The Aesthetic Of Bauhaus and Current Trends Following WWW, as much of Germany lay in despair, Bauhaus thrived as a revolutionary, inspired and unique School breaking down the perceived class barriers between craftsmen and fine artists. Founded in 1919 by Architect Walter Groping, Bauhaus modernized the Art Industry and Education, influencing all aspects of design today. As fashion, like art, progresses in cycles, inspiring and influencing each other through the creation of their designs, it would have been an ideal for Bauhaus and its collective education.
The communal teaching of design basics to all iris year students meant all disciplines adopted a visionary approach to composition integrating simplicity, functionality and bare boned structure. The Wassail Chair is an iconic example of Bauhaus aesthetic, completely reducing the classic club chair to its fundamental form whilst retaining comfort and style. Inspired by the tubular steel framing of his bicycle, Marcel Brewer created the Wassail chair to be seamless. Engaged with the transparency of the form”, Brewer created a mere structural outline of what then was considered the standard, contributing immensely to the Bauhaus aesthetic we know today. In Fashion we see the same structural aesthetic in pieces like La File Do’s “One” Bra. The singular steel underline sculpts the body leaving only the bare necessities of the common bra, focusing on its foundation. Using minimal detailing in the cups, opting for a soft mesh, the bra focuses on the structure; the nowhere and straps.
Both Brewer and La File DO keep color to the minimum, using black or plain monochromatic schemes to further accentuate the framework of the designs. Rejecting the bourgeois detail plastering Germany at the time, Bauhaus students instead took the opposite direction. By completely striping back all decoration, even reducing color back to primary’s and shades, they created a new take on architecture. Using geometric blocks and unconventional materials they constructed simple yet intriguing designs. The same can be said for modern fashion.
Structured outfits in block colors are always popular as they provide a sleek and sophisticated look, such as with 3. 1 Phillip Limb’s SIS 14 collection. As Bauhaus students used geometric boxes to create interesting shapes for buildings, Limit does the same for women. The square boxed white Jacket although seemingly plain creates an incredibly smooth and angular silhouette, the oversized structure building off her body emulating perfectly the white cubic buildings most associated with the Bauhaus aesthetic.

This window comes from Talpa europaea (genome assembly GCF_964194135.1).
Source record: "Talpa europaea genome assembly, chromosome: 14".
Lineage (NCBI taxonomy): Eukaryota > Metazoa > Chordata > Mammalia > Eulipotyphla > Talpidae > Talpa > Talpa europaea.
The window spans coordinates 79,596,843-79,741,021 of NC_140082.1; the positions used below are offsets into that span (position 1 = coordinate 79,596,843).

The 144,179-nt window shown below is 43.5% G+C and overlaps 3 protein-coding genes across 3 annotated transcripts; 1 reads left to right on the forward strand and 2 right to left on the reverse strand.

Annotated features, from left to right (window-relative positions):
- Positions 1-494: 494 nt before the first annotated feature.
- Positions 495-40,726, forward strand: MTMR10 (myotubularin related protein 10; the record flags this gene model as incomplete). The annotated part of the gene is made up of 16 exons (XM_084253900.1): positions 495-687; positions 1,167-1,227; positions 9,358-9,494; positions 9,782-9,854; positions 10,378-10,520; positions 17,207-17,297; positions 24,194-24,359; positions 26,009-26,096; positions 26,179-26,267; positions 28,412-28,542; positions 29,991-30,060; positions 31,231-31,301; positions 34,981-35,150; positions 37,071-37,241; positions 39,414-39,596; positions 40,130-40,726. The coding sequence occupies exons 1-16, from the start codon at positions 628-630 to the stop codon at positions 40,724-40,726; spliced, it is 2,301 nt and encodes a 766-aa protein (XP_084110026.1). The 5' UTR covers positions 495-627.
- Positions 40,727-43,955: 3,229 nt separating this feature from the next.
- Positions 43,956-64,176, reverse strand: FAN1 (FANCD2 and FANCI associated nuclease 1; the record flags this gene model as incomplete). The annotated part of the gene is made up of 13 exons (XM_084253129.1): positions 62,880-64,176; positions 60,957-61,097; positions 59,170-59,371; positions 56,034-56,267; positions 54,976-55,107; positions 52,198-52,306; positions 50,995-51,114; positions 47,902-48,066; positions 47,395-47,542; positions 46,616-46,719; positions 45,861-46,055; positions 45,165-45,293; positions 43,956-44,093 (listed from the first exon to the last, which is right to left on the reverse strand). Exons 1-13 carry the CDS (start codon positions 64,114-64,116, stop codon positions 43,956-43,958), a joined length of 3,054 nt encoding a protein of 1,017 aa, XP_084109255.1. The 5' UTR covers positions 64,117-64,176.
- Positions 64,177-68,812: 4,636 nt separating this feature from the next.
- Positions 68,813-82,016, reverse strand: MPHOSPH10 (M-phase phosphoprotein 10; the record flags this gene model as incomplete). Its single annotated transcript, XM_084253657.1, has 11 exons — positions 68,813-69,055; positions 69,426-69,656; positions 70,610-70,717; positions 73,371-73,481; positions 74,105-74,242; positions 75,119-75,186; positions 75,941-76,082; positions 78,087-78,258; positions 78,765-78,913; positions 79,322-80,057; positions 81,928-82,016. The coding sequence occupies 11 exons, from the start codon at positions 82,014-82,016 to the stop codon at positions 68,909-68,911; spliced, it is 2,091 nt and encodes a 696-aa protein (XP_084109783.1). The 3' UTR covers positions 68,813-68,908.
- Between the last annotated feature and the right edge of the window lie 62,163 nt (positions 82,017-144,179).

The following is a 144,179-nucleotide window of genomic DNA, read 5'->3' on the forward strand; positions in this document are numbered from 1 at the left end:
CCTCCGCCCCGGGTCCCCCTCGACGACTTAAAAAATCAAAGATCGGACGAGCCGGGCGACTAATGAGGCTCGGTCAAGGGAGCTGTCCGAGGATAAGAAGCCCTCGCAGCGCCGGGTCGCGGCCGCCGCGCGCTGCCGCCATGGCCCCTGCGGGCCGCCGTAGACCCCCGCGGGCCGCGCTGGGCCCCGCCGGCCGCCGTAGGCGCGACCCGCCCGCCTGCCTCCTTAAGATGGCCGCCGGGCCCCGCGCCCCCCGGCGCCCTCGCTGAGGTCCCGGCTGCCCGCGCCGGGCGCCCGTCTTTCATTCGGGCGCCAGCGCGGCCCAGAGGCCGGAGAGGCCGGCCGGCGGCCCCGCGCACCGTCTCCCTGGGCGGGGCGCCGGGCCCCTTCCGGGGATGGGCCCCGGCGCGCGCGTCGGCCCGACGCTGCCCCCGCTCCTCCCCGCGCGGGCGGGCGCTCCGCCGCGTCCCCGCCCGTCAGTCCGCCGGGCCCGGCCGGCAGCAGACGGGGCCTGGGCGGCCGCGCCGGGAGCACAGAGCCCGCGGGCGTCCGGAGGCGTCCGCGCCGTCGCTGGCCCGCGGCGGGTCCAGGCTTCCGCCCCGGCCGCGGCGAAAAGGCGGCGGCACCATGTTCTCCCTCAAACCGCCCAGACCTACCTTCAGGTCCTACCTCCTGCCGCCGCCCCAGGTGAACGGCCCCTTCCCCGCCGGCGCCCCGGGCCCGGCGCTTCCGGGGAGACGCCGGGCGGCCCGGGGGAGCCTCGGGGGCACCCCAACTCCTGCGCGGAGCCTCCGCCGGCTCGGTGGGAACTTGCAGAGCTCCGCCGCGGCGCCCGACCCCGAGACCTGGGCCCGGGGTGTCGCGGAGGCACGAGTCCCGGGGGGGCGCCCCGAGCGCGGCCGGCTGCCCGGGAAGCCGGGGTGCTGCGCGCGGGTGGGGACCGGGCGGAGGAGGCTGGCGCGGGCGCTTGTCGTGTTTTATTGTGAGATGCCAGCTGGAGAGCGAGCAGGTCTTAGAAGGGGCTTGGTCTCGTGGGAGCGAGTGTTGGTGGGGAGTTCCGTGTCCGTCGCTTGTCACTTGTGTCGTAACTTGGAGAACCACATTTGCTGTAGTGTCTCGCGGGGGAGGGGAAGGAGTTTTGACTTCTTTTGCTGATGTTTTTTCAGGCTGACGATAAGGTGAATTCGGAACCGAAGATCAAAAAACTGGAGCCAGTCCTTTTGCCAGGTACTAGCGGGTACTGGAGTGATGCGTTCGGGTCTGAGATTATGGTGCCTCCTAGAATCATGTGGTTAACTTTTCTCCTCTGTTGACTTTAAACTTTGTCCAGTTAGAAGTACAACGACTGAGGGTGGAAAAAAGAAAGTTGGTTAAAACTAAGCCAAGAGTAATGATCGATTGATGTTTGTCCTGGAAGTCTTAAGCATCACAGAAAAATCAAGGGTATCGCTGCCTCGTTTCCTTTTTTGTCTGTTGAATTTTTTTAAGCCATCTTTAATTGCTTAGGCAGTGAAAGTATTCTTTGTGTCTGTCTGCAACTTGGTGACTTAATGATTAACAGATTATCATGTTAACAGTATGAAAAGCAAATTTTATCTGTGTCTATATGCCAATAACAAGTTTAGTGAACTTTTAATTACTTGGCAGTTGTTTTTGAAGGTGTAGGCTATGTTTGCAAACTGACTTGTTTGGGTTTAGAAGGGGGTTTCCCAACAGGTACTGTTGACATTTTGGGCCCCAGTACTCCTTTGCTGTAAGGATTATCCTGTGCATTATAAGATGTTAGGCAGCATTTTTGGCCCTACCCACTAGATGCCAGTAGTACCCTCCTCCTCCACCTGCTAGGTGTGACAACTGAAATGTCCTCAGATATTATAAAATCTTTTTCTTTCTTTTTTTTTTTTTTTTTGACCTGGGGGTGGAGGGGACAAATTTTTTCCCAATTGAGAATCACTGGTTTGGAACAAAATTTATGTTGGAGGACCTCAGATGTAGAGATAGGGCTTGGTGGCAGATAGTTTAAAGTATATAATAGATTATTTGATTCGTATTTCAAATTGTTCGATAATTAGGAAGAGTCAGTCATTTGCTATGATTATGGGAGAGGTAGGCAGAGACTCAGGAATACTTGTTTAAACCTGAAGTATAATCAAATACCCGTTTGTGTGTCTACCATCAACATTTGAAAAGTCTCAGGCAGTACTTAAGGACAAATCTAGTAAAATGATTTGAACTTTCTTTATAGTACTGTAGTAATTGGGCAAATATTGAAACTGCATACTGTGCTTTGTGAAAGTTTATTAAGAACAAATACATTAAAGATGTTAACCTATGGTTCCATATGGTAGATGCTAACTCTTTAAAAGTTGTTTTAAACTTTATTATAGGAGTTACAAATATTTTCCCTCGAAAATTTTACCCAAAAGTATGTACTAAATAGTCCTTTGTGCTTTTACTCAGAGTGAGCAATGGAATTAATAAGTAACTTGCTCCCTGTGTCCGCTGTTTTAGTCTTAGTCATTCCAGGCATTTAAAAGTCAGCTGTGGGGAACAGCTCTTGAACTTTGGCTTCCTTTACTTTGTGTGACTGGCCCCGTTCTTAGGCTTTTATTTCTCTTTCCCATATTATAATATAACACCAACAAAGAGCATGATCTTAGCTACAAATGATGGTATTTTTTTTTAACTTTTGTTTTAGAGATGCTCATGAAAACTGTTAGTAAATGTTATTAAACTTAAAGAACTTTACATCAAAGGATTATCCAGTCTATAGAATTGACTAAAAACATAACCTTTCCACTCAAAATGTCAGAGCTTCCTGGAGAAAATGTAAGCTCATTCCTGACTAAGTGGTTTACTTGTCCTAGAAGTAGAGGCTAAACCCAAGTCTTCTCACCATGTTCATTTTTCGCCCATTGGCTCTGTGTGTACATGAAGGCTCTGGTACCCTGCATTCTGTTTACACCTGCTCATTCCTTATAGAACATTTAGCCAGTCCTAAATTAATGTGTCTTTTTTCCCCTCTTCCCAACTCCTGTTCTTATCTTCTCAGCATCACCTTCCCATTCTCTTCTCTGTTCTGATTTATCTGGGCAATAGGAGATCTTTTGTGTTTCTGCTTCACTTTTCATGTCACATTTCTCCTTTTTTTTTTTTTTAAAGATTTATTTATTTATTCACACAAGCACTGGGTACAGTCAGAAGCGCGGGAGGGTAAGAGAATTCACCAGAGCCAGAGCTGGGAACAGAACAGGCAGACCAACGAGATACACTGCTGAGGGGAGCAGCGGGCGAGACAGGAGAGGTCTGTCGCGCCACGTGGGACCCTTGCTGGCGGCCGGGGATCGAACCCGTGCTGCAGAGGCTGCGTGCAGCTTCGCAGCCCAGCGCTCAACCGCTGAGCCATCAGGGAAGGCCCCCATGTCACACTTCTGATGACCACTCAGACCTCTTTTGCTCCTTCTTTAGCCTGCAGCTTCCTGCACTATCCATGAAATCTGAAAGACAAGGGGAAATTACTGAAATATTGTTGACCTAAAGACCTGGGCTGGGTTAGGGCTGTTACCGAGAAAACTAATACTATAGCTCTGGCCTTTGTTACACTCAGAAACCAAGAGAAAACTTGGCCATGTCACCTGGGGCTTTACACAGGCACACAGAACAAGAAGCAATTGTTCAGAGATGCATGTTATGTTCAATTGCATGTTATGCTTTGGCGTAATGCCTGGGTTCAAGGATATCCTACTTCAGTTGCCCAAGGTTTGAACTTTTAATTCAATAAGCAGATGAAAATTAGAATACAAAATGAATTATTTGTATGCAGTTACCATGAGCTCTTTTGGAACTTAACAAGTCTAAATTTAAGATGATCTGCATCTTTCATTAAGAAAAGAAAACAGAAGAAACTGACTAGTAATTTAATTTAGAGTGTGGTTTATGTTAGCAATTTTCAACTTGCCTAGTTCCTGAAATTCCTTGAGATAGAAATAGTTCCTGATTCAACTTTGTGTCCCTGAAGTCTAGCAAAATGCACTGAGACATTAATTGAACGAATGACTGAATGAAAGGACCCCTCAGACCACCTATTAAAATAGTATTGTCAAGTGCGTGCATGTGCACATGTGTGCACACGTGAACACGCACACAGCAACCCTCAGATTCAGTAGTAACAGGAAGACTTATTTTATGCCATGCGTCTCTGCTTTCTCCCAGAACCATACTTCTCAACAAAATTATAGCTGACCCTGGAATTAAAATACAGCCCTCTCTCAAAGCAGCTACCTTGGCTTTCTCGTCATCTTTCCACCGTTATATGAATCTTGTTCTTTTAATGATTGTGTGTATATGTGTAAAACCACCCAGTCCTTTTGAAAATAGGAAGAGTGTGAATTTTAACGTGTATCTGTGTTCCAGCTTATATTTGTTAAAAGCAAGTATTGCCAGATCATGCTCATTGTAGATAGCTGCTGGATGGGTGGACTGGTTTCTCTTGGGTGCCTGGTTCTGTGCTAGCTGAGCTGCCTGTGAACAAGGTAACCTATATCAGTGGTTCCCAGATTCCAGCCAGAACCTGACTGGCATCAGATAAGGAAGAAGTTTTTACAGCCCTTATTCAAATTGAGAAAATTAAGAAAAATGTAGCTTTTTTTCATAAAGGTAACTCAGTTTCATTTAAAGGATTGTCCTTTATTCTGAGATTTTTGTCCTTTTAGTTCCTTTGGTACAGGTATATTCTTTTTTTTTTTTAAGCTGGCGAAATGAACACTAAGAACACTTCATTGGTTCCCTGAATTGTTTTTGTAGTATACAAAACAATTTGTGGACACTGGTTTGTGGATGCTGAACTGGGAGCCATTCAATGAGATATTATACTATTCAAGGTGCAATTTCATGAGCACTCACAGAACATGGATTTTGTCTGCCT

During the first year of Bauhaus education, Color Theory was intensely studied. Josef Teen, teacher of said subject and inventor of the 12-hue color wheel believed “Color is life; for a world without color appears to us as dead. Colors are primordial ideas, the children of light. ” The psychology and audience perception of color developed at Bauhaus is still an extremely relevant source to all designers today, helping designers portray different emotion through color and hue. Whilst at Bauhaus, Teen developed a series of seven methodologies for coordinating color using hue.
One methodology in particular, saturation, was adopted into some of the most famous artworks to come out of Bauhaus such as Josef Albert “Homage to the Square” in which Albert created the exact same square filled with consistently smaller squares and changed the feeling of each art work using only hue and saturation of the color. This saturation is best shown in an exercise from Paul Kale’s lour class depicting the different shades of red moving down the scale. In Channel’s SIS 14 collection we also see the emotional effect of saturating colors.
On the pure white canvas of flowing capes and summer dresses Karl Loggerhead paints graduating swatches, each color swiftly moving from dark to barely there light, while the dress graduates from dark forest greens to soft pastels. Paintbrushes and pallets adorn the models hands as they walk and the youth and creativity of the collection shines through instantly. Bauhaus considered typography to be another kind of building, literally studying the Truckee of letters and characters, the flexibility each character held and the visual effect they had on the audience.
The Bauhaus font otherwise known as the “Universal” font was a meticulously sculpted style that was simple, clean and modern. The rise of typography heralded the rise of graphic advertising, a strategy that would quickly be picked up by most if not all design disciplines, none so ferociously as fashion. Designer brands like Louis Button and Channel are not only instantly recognizable but intrinsically valuable for bearing their particular typeface as part of their branding. In fashion, Typography is used as a hook for customer engagement, often aimed at teenage girls.
Typography is the quickest way to get your demographic to relate to your brand. Although not considered a typically high-class trait in fashion, brands like Mission, DENY and Jeremy Scott have taken up the typography trend successfully with their graphic fonts plastered over Jumpers, dresses and anything you can print on. Although nearly one century old, Bauhaus continues to influence many aspects of design. The flesh and bone structure, simplicity of design and geometric blocked out hopes are all still extremely relevant in the fashion and art of today.